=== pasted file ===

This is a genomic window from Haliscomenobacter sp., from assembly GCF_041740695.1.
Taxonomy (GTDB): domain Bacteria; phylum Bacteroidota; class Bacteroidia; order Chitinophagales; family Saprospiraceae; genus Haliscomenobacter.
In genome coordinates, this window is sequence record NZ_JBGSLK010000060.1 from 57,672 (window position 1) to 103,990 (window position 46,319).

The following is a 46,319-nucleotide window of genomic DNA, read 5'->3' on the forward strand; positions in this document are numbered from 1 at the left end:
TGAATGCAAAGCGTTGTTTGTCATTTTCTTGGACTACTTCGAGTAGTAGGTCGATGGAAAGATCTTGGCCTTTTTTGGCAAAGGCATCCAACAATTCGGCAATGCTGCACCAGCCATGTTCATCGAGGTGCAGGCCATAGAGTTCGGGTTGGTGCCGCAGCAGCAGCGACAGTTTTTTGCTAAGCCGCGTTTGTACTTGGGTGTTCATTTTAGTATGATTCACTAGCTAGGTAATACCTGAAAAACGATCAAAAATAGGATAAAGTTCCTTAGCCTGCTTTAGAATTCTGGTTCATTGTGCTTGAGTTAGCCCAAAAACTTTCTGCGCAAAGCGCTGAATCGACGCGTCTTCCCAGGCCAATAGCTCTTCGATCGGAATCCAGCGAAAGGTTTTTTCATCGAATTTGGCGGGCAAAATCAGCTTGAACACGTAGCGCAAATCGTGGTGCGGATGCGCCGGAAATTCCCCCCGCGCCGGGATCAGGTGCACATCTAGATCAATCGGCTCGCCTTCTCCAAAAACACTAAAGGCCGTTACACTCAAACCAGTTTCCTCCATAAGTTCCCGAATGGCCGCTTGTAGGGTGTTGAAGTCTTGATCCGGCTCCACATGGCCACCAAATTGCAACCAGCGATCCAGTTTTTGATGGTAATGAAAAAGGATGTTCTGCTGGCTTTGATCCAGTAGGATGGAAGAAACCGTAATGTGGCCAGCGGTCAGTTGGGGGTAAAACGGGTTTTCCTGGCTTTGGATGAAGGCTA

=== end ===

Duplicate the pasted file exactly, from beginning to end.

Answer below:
This is a genomic window from Haliscomenobacter sp., from assembly GCF_041740695.1.
Taxonomy (GTDB): domain Bacteria; phylum Bacteroidota; class Bacteroidia; order Chitinophagales; family Saprospiraceae; genus Haliscomenobacter.
In genome coordinates, this window is sequence record NZ_JBGSLK010000060.1 from 57,672 (window position 1) to 103,990 (window position 46,319).

The following is a 46,319-nucleotide window of genomic DNA, read 5'->3' on the forward strand; positions in this document are numbered from 1 at the left end:
TGAATGCAAAGCGTTGTTTGTCATTTTCTTGGACTACTTCGAGTAGTAGGTCGATGGAAAGATCTTGGCCTTTTTTGGCAAAGGCATCCAACAATTCGGCAATGCTGCACCAGCCATGTTCATCGAGGTGCAGGCCATAGAGTTCGGGTTGGTGCCGCAGCAGCAGCGACAGTTTTTTGCTAAGCCGCGTTTGTACTTGGGTGTTCATTTTAGTATGATTCACTAGCTAGGTAATACCTGAAAAACGATCAAAAATAGGATAAAGTTCCTTAGCCTGCTTTAGAATTCTGGTTCATTGTGCTTGAGTTAGCCCAAAAACTTTCTGCGCAAAGCGCTGAATCGACGCGTCTTCCCAGGCCAATAGCTCTTCGATCGGAATCCAGCGAAAGGTTTTTTCATCGAATTTGGCGGGCAAAATCAGCTTGAACACGTAGCGCAAATCGTGGTGCGGATGCGCCGGAAATTCCCCCCGCGCCGGGATCAGGTGCACATCTAGATCAATCGGCTCGCCTTCTCCAAAAACACTAAAGGCCGTTACACTCAAACCAGTTTCCTCCATAAGTTCCCGAATGGCCGCTTGTAGGGTGTTGAAGTCTTGATCCGGCTCCACATGGCCACCAAATTGCAACCAGCGATCCAGTTTTTGATGGTAATGAAAAAGGATGTTCTGCTGGCTTTGATCCAGTAGGATGGAAGAAACCGTAATGTGGCCAGCGGTCAGTTGGGGGTAAAACGGGTTTTCCTGGCTTTGGATGAAGGCTA